One girl’s heart beat so furiously that her pulse was visible beneath her dress; other girls’ sashes trembled.
—Pamela Colloff, Queen for a Day
Arleen Solidark, stiffly peruked, extended her bosom over counter two. She had daggerlike nails that were painted a silvery peach. Harry knew that her husband was allergic to cats.
—Laurie Colwin, Passion and Affect
When I was younger, I was obsessed with the idea that I couldn’t live every life — it seemed so unfair to be born only to be forced to live one narrow life. It seemed like such a stupid waste of existence, to only exist as a single person. My fears about not experiencing motherhood — and therefore not being able to write from that position — were as much about feeling that I needed to experience a kaleidoscope of human realities to know what life is, and therefore to write about it. But the older I get, the more I feel like it’s interesting and significant that we only get to be this one person. Life seems more tragic, and poignant, and sad, and exhilarating, and odd this way. I now feel like the limitation of life is the essence of a human life. It’s not a bug in the program that we’re stuck being ourselves.
—Sheila Heti, LARB interview
And after screwing, mi general liked to go out into the courtyard to smoke a cigarette and think about postcoital sadness, that vexing sadness of the flesh, and about all the books he hadn’t read.
—Roberto Bolaño, The Savage Detectives
A man whose starched, pressed uniform reeked of Blanco and rectitude
—Salman Rushdie, Midnight’s Children
There are children who are too old to be children. It stops being a problem when they get older—they grow into themselves—but before that happens it’s perpetually awkward. For you it was a mix of judgment and wistfulness. You thought all this stuff was stupid, but you also had no idea how to get it, and you wanted it.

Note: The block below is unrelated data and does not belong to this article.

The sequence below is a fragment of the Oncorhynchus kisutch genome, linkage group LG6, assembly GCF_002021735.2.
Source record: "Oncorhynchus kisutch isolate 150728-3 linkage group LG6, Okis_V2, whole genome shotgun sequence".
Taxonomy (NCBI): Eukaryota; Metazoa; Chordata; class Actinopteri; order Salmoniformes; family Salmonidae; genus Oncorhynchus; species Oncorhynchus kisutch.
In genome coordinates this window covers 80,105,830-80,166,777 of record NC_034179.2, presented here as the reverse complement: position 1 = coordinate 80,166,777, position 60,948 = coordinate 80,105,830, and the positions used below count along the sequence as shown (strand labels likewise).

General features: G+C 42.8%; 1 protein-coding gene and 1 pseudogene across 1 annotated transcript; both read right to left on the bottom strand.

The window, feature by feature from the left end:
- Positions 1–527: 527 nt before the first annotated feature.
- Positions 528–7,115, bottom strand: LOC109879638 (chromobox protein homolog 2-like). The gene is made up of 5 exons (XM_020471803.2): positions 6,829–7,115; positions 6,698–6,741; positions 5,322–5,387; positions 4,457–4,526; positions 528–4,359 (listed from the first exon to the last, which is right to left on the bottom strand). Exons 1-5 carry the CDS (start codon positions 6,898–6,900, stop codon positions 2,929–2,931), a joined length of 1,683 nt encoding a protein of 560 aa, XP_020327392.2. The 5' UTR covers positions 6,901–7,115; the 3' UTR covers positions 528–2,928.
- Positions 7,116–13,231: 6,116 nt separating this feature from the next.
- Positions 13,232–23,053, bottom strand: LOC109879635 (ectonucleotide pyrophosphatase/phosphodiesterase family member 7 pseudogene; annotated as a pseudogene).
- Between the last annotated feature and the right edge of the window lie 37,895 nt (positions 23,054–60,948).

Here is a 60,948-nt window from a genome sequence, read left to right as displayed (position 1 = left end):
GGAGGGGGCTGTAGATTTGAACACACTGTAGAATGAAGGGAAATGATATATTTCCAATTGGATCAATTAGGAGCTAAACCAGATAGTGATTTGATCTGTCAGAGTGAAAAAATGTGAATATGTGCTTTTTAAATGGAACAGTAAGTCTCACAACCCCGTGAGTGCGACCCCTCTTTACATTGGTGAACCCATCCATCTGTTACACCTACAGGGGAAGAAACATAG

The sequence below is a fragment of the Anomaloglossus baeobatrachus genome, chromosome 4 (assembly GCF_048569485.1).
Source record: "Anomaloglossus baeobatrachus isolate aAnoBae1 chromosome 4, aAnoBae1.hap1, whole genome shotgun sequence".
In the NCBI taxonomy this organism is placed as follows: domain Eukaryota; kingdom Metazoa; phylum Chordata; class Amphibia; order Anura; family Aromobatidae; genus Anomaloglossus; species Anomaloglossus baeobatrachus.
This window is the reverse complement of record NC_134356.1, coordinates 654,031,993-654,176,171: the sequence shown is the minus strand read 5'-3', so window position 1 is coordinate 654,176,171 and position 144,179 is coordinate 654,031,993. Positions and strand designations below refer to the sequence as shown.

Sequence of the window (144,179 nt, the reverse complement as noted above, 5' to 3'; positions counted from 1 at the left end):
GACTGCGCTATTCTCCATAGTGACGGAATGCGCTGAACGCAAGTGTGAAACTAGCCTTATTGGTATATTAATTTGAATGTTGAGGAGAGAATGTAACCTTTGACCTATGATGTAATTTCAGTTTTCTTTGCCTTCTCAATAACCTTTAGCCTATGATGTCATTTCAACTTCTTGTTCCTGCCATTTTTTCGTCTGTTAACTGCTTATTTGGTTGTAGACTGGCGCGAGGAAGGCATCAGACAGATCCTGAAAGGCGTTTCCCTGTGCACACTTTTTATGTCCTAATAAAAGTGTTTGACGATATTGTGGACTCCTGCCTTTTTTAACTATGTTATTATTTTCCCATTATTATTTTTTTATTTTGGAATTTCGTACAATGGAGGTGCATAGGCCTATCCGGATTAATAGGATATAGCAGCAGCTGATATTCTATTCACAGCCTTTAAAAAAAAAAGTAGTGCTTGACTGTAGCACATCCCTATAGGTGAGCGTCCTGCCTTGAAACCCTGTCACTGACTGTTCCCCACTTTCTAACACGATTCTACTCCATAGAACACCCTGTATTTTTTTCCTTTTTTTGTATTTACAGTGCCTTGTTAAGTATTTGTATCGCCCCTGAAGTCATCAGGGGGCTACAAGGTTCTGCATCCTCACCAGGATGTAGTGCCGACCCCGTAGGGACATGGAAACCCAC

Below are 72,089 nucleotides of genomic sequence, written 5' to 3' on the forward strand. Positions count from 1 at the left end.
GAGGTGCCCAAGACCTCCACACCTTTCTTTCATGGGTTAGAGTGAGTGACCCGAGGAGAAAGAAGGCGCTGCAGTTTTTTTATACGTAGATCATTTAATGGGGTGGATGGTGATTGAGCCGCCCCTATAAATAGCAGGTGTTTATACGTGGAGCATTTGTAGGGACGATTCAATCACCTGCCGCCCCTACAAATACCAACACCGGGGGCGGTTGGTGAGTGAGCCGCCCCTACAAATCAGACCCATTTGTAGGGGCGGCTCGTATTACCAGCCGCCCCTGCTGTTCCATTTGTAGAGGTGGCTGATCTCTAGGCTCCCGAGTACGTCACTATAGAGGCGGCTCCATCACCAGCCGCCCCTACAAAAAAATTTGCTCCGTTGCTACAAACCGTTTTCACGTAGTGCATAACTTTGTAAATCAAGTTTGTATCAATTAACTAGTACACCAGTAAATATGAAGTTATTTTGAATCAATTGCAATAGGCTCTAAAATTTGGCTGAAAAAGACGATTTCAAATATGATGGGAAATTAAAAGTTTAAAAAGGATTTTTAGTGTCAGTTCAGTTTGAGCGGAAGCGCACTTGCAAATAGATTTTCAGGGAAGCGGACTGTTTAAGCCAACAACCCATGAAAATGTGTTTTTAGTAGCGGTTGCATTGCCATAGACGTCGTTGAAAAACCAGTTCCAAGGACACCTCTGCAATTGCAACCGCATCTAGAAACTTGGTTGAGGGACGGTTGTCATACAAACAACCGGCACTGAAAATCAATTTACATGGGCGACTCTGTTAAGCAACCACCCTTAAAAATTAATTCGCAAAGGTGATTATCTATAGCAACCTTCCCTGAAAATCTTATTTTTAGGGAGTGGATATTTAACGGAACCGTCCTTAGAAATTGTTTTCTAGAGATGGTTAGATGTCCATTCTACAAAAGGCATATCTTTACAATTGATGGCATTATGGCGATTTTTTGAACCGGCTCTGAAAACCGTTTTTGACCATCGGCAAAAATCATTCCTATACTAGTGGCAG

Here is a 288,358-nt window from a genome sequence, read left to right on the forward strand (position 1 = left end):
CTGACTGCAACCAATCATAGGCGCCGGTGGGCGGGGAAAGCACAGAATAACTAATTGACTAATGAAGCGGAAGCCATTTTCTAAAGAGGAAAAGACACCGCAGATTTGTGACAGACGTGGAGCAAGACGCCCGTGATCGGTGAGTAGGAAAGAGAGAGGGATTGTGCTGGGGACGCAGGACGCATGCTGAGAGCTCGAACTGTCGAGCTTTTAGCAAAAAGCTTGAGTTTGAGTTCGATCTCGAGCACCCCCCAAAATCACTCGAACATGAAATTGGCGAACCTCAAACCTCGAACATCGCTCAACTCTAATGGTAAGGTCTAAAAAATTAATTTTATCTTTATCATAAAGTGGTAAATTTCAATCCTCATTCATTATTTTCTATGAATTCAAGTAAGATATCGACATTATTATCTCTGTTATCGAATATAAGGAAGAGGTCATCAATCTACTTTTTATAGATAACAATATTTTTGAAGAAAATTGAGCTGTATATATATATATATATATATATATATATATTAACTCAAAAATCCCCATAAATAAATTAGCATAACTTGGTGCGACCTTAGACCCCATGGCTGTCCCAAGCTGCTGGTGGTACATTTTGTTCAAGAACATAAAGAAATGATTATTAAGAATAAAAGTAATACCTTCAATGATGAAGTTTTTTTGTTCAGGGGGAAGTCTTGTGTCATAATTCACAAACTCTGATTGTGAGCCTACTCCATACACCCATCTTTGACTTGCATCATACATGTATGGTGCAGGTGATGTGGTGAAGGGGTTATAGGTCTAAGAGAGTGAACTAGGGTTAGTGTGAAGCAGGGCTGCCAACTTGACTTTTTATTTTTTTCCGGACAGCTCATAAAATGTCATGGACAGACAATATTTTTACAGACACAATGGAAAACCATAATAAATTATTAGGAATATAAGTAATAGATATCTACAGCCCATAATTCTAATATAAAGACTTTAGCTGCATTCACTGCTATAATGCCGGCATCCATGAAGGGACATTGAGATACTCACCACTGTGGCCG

—Joan Wickersham, The Boy’s School, or the News from Spain
Vollmann is neither a readers’ writer not a writers’ writer but a writer’s writer, which is to say William T. Vollmann’s writer.
—Tom Bissell, The New Republic
Everyone wanted a piece of the action; every 25-year-old was the president of his own corporation, and everyone had a sidelines.
—Mimi Swartz on Houston, No Promises
One response to “Charley Locke / Commonplace Book”
I started ripping pages I never want anyone to read out of journals. Had forgotten while I wrote blah blah in the front, I recorded meaningful quotes from books, poetry, etc in the back . Although aware of Commonplace Books for decades, your NYT piece was the genesis for “collecting all the words and sentences …that have been the blast of a trumpet.” Undoubtedly, you’ve been such a catalyst for others. Thank you.